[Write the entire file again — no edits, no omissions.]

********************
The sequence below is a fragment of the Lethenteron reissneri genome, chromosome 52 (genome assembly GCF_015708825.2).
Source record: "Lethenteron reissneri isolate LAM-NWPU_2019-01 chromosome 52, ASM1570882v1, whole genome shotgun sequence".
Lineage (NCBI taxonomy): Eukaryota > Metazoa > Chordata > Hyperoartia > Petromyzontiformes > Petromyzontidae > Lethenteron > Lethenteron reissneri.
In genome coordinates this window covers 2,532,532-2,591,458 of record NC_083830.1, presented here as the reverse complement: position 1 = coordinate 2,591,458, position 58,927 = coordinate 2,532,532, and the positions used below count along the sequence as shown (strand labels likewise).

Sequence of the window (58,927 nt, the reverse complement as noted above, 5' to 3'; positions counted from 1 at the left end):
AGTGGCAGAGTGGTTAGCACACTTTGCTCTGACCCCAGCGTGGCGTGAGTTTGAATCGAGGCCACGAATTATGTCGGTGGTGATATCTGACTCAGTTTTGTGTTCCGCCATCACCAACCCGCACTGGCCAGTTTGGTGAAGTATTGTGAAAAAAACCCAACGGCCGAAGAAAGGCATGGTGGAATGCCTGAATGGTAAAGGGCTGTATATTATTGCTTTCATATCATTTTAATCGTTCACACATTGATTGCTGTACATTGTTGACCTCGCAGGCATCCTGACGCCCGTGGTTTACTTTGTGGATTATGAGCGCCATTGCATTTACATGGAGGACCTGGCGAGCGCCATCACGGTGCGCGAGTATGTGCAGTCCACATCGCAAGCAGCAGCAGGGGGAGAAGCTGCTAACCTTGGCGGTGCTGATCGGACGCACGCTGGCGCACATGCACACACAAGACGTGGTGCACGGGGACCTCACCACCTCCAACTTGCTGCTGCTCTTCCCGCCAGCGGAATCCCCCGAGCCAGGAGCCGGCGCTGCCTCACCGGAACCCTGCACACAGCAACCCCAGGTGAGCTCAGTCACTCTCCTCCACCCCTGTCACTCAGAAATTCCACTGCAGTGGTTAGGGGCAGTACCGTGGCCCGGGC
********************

The sequence below is a fragment of the Lethenteron reissneri genome, chromosome 52 (genome assembly GCF_015708825.2).
Source record: "Lethenteron reissneri isolate LAM-NWPU_2019-01 chromosome 52, ASM1570882v1, whole genome shotgun sequence".
Lineage (NCBI taxonomy): Eukaryota > Metazoa > Chordata > Hyperoartia > Petromyzontiformes > Petromyzontidae > Lethenteron > Lethenteron reissneri.
In genome coordinates this window covers 2,532,532-2,591,458 of record NC_083830.1, presented here as the reverse complement: position 1 = coordinate 2,591,458, position 58,927 = coordinate 2,532,532, and the positions used below count along the sequence as shown (strand labels likewise).

Sequence of the window (58,927 nt, the reverse complement as noted above, 5' to 3'; positions counted from 1 at the left end):
AGTGGCAGAGTGGTTAGCACACTTTGCTCTGACCCCAGCGTGGCGTGAGTTTGAATCGAGGCCACGAATTATGTCGGTGGTGATATCTGACTCAGTTTTGTGTTCCGCCATCACCAACCCGCACTGGCCAGTTTGGTGAAGTATTGTGAAAAAAACCCAACGGCCGAAGAAAGGCATGGTGGAATGCCTGAATGGTAAAGGGCTGTATATTATTGCTTTCATATCATTTTAATCGTTCACACATTGATTGCTGTACATTGTTGACCTCGCAGGCATCCTGACGCCCGTGGTTTACTTTGTGGATTATGAGCGCCATTGCATTTACATGGAGGACCTGGCGAGCGCCATCACGGTGCGCGAGTATGTGCAGTCCACATCGCAAGCAGCAGCAGGGGGAGAAGCTGCTAACCTTGGCGGTGCTGATCGGACGCACGCTGGCGCACATGCACACACAAGACGTGGTGCACGGGGACCTCACCACCTCCAACTTGCTGCTGCTCTTCCCGCCAGCGGAATCCCCCGAGCCAGGAGCCGGCGCTGCCTCACCGGAACCCTGCACACAGCAACCCCAGGTGAGCTCAGTCACTCTCCTCCACCCCTGTCACTCAGAAATTCCACTGCAGTGGTTAGGGGCAGTACCGTGGCCCGGGC